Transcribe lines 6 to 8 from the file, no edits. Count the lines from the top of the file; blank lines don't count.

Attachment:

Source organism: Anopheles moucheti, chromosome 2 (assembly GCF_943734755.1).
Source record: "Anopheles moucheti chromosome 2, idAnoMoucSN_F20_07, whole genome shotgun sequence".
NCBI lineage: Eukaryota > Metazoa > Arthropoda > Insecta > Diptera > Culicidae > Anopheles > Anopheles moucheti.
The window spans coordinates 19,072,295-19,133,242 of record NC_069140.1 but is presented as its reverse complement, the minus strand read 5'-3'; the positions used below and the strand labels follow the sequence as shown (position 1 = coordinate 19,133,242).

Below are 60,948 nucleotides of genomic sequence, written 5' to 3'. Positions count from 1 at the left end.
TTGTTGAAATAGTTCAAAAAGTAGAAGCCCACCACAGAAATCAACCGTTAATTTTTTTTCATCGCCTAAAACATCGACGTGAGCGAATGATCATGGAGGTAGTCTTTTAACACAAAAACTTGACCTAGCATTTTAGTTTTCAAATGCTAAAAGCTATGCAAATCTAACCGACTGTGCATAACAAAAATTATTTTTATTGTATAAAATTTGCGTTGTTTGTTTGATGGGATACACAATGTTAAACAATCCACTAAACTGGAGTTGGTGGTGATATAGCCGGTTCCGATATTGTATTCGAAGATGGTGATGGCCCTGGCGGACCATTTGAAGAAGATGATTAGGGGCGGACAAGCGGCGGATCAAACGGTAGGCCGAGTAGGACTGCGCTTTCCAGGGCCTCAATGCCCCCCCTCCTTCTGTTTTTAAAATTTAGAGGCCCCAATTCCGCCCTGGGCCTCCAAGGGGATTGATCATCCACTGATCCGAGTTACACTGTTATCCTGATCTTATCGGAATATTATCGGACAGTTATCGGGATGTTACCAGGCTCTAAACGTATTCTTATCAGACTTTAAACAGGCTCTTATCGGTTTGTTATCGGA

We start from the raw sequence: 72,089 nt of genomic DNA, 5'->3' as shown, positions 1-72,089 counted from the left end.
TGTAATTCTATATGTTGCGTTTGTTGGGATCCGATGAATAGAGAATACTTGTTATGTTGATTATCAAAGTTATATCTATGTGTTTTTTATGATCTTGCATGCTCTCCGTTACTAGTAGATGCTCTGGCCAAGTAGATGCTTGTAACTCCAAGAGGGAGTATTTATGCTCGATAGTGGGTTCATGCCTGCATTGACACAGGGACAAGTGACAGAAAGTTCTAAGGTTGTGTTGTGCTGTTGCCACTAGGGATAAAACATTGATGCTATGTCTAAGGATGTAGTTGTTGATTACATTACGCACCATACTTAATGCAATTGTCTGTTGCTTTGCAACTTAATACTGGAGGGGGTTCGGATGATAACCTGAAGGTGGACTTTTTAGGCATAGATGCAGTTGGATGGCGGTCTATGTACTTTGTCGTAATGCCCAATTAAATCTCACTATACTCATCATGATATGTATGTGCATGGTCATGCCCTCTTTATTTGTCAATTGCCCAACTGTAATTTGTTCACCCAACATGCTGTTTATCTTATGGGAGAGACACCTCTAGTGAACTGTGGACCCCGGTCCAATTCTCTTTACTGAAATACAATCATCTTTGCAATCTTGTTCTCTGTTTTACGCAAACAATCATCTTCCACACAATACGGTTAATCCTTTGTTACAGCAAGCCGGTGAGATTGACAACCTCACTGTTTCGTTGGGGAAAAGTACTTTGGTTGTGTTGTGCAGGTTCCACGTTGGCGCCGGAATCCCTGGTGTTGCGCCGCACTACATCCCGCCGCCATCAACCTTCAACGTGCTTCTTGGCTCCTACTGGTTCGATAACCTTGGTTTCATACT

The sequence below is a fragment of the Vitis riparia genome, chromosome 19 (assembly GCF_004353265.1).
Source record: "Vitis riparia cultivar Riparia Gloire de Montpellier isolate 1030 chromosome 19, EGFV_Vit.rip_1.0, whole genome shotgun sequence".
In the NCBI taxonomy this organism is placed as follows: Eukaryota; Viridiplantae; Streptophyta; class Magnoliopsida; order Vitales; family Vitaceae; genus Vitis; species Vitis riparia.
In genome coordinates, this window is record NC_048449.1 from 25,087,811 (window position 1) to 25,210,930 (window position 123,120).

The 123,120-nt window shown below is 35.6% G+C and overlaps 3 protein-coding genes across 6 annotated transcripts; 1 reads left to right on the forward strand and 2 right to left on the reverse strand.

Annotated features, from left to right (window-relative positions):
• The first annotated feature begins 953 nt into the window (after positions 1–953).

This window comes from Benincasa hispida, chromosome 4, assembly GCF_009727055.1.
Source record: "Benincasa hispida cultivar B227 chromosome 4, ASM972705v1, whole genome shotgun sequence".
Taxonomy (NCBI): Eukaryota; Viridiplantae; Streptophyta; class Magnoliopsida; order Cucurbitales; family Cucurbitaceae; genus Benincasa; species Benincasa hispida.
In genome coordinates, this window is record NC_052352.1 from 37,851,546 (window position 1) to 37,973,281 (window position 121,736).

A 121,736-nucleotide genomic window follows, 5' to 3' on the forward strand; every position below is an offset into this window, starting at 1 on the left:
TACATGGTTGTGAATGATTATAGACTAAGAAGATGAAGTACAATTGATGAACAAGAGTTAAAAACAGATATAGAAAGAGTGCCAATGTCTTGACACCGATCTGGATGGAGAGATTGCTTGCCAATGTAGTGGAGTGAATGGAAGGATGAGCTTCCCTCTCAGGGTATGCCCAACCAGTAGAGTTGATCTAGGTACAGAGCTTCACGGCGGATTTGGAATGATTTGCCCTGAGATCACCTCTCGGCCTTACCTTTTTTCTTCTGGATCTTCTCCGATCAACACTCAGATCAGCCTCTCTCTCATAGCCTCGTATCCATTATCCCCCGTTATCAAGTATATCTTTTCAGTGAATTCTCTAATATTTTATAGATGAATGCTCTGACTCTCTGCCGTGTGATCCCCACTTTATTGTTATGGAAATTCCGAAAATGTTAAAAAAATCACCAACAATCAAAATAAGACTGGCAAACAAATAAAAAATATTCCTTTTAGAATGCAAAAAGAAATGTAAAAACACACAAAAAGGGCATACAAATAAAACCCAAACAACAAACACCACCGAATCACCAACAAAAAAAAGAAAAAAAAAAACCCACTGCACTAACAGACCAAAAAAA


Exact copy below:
TTGTTGAAATAGTTCAAAAAGTAGAAGCCCACCACAGAAATCAACCGTTAATTTTTTTTCATCGCCTAAAACATCGACGTGAGCGAATGATCATGGAGGTAGTCTTTTAACACAAAAACTTGACCTAGCATTTTAGTTTTCAAATGCTAAAAGCTATGCAAATCTAACCGACTGTGCATAACAAAAATTATTTTTATTGTATAAAATTTGCGTTGTTTGTTTGATGGGATACACAATGTTAAACAATCCACTAAACTGGAGTTGGTGGTGATATAGCCGGTTCCGATATTGTATTCGAAGATGGTGATGGCCCTGGCGGACCATTTGAAGAAGATGATTAGGGGCGGACAAGCGGCGGATCAAACGGTAGGCCGAGTAGGACTGCGCTTTCCAGGGCCTCAATGCCCCCCCTCCTTCTGTTTTTAAAATTTAGAGGCCCCAATTCCGCCCTGGGCCTCCAAGGGGATTGATCATCCACTGATCCGAGTTACACTGTTATCCTGATCTTATCGGAATATTATCGGACAGTTATCGGGATGTTACCAGGCTCTAAACGTATTCTTATCAGACTTTAAACAGGCTCTTATCGGTTTGTTATCGGA

We start from the raw sequence: 72,089 nt of genomic DNA, 5'->3' as shown, positions 1-72,089 counted from the left end.
TGTAATTCTATATGTTGCGTTTGTTGGGATCCGATGAATAGAGAATACTTGTTATGTTGATTATCAAAGTTATATCTATGTGTTTTTTATGATCTTGCATGCTCTCCGTTACTAGTAGATGCTCTGGCCAAGTAGATGCTTGTAACTCCAAGAGGGAGTATTTATGCTCGATAGTGGGTTCATGCCTGCATTGACACAGGGACAAGTGACAGAAAGTTCTAAGGTTGTGTTGTGCTGTTGCCACTAGGGATAAAACATTGATGCTATGTCTAAGGATGTAGTTGTTGATTACATTACGCACCATACTTAATGCAATTGTCTGTTGCTTTGCAACTTAATACTGGAGGGGGTTCGGATGATAACCTGAAGGTGGACTTTTTAGGCATAGATGCAGTTGGATGGCGGTCTATGTACTTTGTCGTAATGCCCAATTAAATCTCACTATACTCATCATGATATGTATGTGCATGGTCATGCCCTCTTTATTTGTCAATTGCCCAACTGTAATTTGTTCACCCAACATGCTGTTTATCTTATGGGAGAGACACCTCTAGTGAACTGTGGACCCCGGTCCAATTCTCTTTACTGAAATACAATCATCTTTGCAATCTTGTTCTCTGTTTTACGCAAACAATCATCTTCCACACAATACGGTTAATCCTTTGTTACAGCAAGCCGGTGAGATTGACAACCTCACTGTTTCGTTGGGGAAAAGTACTTTGGTTGTGTTGTGCAGGTTCCACGTTGGCGCCGGAATCCCTGGTGTTGCGCCGCACTACATCCCGCCGCCATCAACCTTCAACGTGCTTCTTGGCTCCTACTGGTTCGATAACCTTGGTTTCATACT